Tag: Syngenta

FOR OUR FOOD SYSTEM’S SAKE, LET’S SAY “NO” TO CORPORATE CONSOLIDATION

Mergers puts food workers and small-scale farmers at risk and increase vertical integration, hurting farm­ers’ ability to compete.

When you look to the year ahead, what do you see? Ensia recently invited eight global thought leaders to share their thoughts. In this interview with Ensia contributor Lisa Palmer for Ensia’s 2017 print annual, Real Food Media founder Anna Lappé responds to three questions: What will be the biggest challenge to address or opportunity to grasp in your field in 2017? Why? And what should we be doing about it now?

The food system is one of the largest forces impacting our planet’s environment and people’s health. The choices about what crops are grown, where and how they are produced, who gets access to that food and who makes those decisions all have global consequences.

HOW “OPEN SOURCE” SEED PRODUCERS FROM THE U.S. TO INDIA ARE CHANGING GLOBAL FOOD PRODUCTION

Around the world, plant breeders are resisting what they see as corporate control of the food supply by making seeds available for other breeders to use.

Frank Morton has been breeding lettuce since the 1980s. His company offers 114 varieties, among them Outredgeous, which last year became the first plant that NASA astronauts grew and ate in space. For nearly 20 years, Morton’s work was limited only by his imagination and by how many different kinds of lettuce he could get his hands on. But in the early 2000s, he started noticing more and more lettuces were patented, meaning he would not be able to use them for breeding. The patents weren’t just for different types of lettuce, but specific traits such as resistance to a disease, a particular shade of red or green, or curliness of the leaf. Such patents have increased in the years since, and are encroaching on a growing range of crops, from corn to carrots — a trend that has plant breeders, environmentalists and food security experts concerned about the future of the food production.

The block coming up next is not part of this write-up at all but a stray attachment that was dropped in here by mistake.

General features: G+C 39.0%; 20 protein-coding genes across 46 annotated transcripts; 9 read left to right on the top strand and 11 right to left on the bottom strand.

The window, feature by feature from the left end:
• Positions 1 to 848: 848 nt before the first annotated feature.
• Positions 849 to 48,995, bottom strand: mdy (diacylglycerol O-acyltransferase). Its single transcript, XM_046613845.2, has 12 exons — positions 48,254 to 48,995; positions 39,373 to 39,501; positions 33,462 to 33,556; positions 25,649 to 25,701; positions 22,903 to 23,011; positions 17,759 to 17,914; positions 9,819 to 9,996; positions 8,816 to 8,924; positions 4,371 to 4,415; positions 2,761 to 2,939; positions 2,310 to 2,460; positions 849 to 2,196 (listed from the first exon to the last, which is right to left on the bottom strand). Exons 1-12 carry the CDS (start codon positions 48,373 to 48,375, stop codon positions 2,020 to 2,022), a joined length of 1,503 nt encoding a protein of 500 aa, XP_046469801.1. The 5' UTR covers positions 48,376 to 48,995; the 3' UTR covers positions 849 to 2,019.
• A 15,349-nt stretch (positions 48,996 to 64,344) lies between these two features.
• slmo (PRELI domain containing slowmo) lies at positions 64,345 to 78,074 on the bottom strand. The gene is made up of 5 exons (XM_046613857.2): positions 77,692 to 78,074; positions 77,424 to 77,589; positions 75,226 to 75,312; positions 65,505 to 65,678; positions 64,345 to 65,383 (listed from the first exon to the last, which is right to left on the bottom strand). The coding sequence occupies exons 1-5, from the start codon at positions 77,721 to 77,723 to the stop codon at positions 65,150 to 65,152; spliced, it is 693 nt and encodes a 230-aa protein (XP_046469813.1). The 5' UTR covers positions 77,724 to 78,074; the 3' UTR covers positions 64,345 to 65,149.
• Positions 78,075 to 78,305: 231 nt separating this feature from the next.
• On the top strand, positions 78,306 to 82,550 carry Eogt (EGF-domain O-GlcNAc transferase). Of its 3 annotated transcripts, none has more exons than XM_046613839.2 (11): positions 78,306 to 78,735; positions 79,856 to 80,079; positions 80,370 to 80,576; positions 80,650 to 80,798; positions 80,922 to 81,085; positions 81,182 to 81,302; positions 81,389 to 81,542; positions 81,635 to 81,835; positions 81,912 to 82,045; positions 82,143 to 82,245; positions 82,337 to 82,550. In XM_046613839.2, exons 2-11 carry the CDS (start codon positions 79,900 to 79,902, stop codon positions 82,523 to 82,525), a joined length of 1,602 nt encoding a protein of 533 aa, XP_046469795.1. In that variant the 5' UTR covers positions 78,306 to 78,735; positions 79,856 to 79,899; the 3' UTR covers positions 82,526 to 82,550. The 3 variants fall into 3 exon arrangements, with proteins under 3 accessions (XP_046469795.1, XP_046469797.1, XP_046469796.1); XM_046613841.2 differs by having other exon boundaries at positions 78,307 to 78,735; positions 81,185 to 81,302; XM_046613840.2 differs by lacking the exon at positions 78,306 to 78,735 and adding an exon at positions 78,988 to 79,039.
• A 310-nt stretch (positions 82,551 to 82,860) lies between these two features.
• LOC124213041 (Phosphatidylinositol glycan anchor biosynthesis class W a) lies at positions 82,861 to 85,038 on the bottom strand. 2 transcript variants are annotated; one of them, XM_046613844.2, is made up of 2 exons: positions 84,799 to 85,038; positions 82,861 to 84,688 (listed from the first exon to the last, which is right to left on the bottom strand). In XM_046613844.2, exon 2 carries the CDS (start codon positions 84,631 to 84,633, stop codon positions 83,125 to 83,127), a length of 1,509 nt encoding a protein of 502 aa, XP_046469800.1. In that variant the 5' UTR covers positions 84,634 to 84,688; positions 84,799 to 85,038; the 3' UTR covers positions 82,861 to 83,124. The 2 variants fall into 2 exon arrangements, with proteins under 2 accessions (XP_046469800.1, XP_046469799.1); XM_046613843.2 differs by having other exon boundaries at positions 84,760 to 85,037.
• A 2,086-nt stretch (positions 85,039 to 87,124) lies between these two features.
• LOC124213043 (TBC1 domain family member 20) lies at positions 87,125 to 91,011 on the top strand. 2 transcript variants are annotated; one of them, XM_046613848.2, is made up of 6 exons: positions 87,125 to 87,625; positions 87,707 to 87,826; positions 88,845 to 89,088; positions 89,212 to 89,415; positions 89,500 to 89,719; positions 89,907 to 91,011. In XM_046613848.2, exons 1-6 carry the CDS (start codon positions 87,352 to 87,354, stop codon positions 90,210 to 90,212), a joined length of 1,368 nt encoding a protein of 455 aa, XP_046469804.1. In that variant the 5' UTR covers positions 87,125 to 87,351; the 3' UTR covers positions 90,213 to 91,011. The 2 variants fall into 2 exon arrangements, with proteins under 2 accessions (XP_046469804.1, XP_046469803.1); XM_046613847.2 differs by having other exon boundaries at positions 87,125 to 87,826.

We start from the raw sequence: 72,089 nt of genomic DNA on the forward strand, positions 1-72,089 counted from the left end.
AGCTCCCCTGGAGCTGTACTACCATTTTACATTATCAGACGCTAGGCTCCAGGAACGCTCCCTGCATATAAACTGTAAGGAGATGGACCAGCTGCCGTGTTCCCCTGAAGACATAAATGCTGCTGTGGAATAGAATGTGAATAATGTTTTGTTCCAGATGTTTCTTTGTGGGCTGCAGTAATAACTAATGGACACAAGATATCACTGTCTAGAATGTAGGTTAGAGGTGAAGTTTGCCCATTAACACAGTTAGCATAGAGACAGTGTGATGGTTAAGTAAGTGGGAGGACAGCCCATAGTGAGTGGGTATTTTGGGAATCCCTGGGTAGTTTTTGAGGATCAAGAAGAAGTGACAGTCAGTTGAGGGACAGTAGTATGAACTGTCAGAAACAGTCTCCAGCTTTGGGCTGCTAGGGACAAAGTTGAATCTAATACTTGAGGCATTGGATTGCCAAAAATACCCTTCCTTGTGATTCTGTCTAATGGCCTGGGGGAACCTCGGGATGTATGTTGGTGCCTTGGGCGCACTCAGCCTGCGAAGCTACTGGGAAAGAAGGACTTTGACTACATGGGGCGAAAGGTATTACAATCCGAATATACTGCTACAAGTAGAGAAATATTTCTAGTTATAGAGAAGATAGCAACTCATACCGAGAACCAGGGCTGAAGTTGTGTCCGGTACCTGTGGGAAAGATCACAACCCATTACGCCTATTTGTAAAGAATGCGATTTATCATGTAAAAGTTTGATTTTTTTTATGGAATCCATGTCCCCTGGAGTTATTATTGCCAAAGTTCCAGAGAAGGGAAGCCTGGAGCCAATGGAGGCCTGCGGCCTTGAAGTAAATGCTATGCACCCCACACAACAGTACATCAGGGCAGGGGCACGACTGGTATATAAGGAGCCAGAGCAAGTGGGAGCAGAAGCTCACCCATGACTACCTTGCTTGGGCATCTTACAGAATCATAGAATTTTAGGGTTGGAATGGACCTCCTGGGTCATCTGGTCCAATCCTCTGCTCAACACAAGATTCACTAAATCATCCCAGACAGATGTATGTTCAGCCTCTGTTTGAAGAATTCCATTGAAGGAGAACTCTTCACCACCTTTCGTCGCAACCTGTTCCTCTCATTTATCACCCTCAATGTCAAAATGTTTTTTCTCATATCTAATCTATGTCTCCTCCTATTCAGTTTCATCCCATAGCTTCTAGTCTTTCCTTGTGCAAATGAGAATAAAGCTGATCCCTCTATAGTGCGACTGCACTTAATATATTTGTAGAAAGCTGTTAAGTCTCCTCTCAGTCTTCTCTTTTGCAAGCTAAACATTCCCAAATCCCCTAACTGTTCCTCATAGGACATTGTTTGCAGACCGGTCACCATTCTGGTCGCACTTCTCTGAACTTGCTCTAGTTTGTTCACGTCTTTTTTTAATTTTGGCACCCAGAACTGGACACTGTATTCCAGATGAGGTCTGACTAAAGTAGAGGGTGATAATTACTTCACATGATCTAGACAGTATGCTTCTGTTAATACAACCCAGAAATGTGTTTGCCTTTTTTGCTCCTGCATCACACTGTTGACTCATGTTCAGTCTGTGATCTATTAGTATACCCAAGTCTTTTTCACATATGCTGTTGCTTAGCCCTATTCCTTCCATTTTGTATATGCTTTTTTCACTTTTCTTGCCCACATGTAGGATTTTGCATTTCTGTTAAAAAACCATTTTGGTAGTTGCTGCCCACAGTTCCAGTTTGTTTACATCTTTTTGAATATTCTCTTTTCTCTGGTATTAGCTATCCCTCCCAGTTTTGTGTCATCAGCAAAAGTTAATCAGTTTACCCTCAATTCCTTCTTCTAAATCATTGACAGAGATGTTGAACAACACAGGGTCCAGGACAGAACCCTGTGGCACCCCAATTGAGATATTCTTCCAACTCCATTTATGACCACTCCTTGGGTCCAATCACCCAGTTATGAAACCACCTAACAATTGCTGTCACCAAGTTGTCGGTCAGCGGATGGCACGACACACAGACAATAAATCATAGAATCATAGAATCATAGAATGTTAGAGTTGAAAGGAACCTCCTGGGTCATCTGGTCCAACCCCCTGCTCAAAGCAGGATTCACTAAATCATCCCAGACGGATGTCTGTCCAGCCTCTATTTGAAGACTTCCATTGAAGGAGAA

A determined fellow dedicated to the millennia-old tradition of plant breeding, Morton still breeds lettuce — it just takes longer, because more restrictions make it harder for him to do his work.